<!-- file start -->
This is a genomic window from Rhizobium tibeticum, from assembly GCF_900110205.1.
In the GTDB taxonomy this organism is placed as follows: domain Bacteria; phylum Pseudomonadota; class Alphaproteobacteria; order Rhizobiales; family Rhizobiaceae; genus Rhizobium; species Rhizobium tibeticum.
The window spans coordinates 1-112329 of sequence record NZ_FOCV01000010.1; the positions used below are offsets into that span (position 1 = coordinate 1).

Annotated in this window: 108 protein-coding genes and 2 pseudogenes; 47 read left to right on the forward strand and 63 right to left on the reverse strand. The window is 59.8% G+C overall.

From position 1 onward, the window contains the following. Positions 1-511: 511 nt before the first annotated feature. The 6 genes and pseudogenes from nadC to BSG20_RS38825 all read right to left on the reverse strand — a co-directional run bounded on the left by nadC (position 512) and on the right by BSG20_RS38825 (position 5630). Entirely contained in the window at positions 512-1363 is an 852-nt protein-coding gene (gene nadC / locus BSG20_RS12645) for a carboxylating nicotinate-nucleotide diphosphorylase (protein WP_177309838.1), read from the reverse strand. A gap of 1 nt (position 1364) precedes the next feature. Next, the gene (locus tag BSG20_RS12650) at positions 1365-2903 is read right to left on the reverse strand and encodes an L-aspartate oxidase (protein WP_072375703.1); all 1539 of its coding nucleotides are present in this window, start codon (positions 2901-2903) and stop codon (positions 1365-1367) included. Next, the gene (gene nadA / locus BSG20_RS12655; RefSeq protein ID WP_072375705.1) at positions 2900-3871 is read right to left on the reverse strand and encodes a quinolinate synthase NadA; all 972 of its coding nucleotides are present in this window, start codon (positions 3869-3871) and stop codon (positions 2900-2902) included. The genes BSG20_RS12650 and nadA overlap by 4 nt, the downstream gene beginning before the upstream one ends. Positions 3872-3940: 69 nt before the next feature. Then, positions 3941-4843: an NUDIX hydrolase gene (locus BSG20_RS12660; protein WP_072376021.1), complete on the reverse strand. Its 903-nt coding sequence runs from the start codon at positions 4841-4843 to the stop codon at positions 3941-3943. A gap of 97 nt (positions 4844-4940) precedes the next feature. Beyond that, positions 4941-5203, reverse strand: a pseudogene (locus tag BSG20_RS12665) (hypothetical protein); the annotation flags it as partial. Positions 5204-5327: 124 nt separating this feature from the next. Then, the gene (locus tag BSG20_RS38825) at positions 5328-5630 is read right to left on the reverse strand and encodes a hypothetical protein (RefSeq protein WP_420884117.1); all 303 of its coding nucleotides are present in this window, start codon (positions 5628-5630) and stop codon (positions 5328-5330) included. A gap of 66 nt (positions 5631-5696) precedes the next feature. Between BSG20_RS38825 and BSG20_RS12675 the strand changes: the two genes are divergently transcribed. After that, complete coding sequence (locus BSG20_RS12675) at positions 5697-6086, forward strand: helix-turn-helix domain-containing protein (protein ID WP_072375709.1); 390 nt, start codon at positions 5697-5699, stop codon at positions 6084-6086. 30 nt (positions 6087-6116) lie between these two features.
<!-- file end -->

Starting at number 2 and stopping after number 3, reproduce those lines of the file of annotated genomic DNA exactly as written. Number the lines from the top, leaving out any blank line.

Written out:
In the GTDB taxonomy this organism is placed as follows: domain Bacteria; phylum Pseudomonadota; class Alphaproteobacteria; order Rhizobiales; family Rhizobiaceae; genus Rhizobium; species Rhizobium tibeticum.
The window spans coordinates 1-112329 of sequence record NZ_FOCV01000010.1; the positions used below are offsets into that span (position 1 = coordinate 1).